'The Act of Killing' comes with an impressive 1080p HD transfer presented in 1.78:1 aspect ratio. If you noticed during the end credits, the entire Indonesian crew is labeled as Anonymous, and they all shot the documentary with small digital cameras throughout Indonesia over several years. Needless to say, there wasn't any real professional equipment during the shoot. That being said, Alamo Drafthouse has given us an excellent looking Blu-ray with stunning detail. The detail is well-defined, especially during the interviews where there are closeups of the actors faces that show their wrinkles and scars.
The textures in the military uniforms also stand out nicely. During the re-creation scenes, the detail gets even sharper as they were in a studio with somewhat professional lighting and equipment, rather than the handheld cameras during the interviews and out "in the field". The black levels were mostly deep and inky and the skin tones were always natural. The colors are bright and vibrant throughout with some scenes looking much brighter than normal, but this is not a compression issue, but rather a source issue from the time of filming. There are no real flaws or other problems with the image other than some video noise, but again, I believe this to be stemming from the cheap equipment used and the environment, rather than the transfer itself. This is an excellent video presentation given the source materials.
This release comes with a great lossless DTS-HD 5.1 audio mix and sounds amazing for a documentary. Being a documentary and not a heavy action movie, the sound doesn't take full advantage of the 5.1 all of the time. Instead, we have a front heavy audio track this is elegantly performed. The dialogue is always crystal clear without any pops, cracks, or hissing. The entire audio language is in Indonesian with great English subtitles.
Oppenheimer chose to edit certain sounds out of the film to focus on a certain noise to show the brutality of some of the violence. Once that single noise could be heard for a moment, he adds in the rest of the ambient noises from the city and nature. The soundtrack and music for the film always adds a quirky, awkward, and at times inappropriate vibe to make us feel uncomfortable while watching. But the soundtrack is full and loud and makes great use of the rear speakers from time to time. This is a solid audio presentation.
Audio Commentary - Director Joshua Oppenheimer and Executive Producer Werner Herzog give an excellent commentary on the director's cut of the film that made me giddy from start to finish. Most of the time, Herzog is doing a Q & A with Oppenheimer as he asks Oppenheimer to discuss some of his shooting styles, then comments on them himself by either praising or critiquing. It was quite funny. Oppenheimer also discusses how he shot some of the scenes of the film and what happened off camera. This is an excellent commentary track. In fact, it might be one of my favorites in recent memory.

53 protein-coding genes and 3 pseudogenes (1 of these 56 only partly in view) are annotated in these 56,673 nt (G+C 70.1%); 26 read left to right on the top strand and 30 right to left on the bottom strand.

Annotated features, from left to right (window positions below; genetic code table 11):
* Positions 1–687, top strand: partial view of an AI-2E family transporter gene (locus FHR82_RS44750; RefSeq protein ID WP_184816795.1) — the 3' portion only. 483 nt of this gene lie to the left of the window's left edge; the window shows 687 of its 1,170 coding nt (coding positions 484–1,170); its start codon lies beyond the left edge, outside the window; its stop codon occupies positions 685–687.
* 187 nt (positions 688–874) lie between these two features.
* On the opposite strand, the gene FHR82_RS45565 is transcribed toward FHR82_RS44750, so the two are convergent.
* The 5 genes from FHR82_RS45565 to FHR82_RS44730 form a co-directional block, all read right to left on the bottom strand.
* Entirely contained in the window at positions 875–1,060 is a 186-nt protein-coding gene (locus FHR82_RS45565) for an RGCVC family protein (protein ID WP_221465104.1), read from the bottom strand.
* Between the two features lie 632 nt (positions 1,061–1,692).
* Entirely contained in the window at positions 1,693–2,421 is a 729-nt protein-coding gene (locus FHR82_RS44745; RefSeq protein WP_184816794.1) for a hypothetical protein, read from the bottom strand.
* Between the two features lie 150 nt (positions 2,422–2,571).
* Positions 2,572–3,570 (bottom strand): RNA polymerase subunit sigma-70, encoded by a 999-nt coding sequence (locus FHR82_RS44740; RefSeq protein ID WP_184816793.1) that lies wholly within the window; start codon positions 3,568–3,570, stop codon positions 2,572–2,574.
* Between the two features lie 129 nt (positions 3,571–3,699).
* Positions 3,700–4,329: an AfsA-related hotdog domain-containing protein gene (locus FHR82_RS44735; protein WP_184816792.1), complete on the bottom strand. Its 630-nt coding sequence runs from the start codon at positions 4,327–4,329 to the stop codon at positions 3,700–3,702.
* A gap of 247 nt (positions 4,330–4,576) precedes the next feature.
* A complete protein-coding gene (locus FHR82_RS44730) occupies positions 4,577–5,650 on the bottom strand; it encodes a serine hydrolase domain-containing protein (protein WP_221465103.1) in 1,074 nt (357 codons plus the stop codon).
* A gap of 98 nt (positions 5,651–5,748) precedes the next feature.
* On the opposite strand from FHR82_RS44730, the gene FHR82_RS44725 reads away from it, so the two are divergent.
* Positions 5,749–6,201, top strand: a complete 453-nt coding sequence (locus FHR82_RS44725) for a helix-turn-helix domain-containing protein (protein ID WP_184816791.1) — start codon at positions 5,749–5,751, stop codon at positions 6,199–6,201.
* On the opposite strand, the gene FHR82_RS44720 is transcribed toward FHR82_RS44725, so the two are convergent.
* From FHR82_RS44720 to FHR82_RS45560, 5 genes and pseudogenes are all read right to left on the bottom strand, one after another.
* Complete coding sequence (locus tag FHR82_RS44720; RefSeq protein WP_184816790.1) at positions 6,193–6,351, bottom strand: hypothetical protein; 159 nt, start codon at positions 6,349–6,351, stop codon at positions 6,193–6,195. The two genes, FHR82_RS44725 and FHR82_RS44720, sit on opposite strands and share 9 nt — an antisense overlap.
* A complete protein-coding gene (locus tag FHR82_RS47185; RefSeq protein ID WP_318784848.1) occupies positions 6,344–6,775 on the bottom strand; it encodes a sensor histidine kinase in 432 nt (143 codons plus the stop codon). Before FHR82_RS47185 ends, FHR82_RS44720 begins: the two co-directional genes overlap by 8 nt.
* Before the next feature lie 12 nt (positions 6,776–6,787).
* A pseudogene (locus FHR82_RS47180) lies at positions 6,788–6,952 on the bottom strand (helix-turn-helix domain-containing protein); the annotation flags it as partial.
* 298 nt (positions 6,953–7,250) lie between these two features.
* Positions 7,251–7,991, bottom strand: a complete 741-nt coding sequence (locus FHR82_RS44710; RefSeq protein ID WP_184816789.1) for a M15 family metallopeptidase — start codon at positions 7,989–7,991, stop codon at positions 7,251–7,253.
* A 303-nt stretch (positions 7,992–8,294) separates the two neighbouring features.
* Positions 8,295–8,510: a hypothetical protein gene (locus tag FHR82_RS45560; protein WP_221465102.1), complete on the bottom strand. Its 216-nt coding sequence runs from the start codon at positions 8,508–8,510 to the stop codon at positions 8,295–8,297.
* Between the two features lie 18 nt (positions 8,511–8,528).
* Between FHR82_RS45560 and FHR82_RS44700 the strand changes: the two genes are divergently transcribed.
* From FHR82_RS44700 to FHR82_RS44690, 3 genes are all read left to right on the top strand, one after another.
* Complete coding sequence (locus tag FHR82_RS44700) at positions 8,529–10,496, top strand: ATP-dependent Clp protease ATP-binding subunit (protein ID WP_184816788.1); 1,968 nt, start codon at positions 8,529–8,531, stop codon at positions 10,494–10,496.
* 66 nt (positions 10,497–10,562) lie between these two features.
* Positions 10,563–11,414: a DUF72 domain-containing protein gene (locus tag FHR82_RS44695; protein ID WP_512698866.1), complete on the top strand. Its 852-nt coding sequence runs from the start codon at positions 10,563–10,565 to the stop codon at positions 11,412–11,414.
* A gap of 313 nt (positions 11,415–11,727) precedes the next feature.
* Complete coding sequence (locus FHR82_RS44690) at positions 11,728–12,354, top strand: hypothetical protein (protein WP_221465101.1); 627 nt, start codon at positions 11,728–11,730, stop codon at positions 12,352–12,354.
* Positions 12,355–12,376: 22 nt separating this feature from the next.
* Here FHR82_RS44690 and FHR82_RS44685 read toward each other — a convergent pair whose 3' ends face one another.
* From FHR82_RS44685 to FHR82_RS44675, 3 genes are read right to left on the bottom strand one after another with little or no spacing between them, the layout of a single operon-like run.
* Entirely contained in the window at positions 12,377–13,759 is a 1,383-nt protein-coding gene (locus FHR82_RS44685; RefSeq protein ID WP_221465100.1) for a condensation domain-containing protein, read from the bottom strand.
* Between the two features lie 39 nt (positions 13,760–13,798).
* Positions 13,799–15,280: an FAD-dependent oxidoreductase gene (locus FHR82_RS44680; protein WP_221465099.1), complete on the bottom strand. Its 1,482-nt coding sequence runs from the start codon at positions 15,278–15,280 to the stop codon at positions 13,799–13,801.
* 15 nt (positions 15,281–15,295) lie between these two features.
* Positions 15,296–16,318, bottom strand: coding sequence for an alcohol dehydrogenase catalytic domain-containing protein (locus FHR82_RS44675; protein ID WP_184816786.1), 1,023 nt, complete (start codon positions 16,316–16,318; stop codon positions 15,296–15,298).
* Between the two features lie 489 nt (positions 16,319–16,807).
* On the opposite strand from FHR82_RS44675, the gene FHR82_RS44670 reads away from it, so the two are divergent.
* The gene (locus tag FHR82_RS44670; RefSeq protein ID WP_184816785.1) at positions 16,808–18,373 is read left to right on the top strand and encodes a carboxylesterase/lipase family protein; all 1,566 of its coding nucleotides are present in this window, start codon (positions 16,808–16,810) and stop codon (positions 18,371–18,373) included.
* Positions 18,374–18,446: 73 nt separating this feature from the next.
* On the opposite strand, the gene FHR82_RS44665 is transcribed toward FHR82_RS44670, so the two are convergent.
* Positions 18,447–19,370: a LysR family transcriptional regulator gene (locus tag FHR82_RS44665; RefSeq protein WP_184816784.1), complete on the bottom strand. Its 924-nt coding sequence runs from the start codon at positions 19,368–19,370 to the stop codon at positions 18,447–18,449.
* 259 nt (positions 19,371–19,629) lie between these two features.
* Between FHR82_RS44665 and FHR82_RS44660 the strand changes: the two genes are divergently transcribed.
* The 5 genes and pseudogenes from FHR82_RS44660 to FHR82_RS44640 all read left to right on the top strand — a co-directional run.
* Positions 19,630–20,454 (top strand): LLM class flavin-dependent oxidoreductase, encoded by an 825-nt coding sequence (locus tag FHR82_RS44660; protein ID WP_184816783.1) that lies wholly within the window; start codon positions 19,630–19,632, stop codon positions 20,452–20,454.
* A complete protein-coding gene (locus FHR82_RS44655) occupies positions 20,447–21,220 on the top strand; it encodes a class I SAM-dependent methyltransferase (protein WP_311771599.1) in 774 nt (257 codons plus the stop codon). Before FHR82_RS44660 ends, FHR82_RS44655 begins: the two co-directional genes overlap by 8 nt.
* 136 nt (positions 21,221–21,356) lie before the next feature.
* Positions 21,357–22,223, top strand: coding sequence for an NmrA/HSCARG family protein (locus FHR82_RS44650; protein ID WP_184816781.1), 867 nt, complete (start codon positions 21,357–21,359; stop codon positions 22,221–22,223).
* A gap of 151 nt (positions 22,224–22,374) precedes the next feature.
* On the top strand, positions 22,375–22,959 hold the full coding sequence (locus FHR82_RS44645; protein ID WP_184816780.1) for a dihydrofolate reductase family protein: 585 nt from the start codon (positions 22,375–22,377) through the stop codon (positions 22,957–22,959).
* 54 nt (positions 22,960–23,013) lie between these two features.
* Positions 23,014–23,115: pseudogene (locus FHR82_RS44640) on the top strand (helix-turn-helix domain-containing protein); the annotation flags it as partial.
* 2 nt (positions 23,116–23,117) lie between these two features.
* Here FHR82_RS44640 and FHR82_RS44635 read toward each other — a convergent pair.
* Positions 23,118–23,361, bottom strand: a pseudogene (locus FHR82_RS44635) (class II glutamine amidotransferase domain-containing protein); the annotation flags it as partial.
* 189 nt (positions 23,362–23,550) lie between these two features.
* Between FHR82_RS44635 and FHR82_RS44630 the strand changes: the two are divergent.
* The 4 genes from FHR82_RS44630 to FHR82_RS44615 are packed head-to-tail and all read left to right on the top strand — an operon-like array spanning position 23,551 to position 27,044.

Interview with Joshuah Oppenheimer (HD, 46 mins.) - An excellent inter view with director Joshua Oppenheimer on the news program 'Democracy Now'. Here he talks about making the film, the interviews he conducted with the killers and the victim's families, as well as the reaction to the film in Indonesia. Oppenheimer also tells us why he thinks Anwar wanted to re-enact his murders. Great interview.
Werner Herzog and Errol Morris on 'The Act of Killing' (HD, 13 mins.) - The HBO show 'VICE' did a segment on 'The Act of Killing' where Herzog and Morris discuss the film and why they chose to be a part of it.
Deleted Scenes (HD, 11 mins.) - There are four deleted scenes that are all worth watching. One scene includes the newspaper publisher who says he could never kill somebody, but then says he and Anwar would have killed the director back in the day.
Trailer (HD, 2 mins.) - The trailer for the film.
Booklet - An essay by Errol Morris called 'The Murders of Gonzago'.
'The Act of Killing' is one of the most sadistic and powerful documentaries ever to grace the big screen. Joshua Oppenheimer perfectly crafted this documentary and showed us how a country and a few gangsters brutally murdered thousands of people for no real reason and got away with it. In fact, they are held in high regard to this day. This is one haunting movie you will not soon forget. The video and audio presentations are top notch, with several excellent extras. 'The Act of Killing' is highly recommended.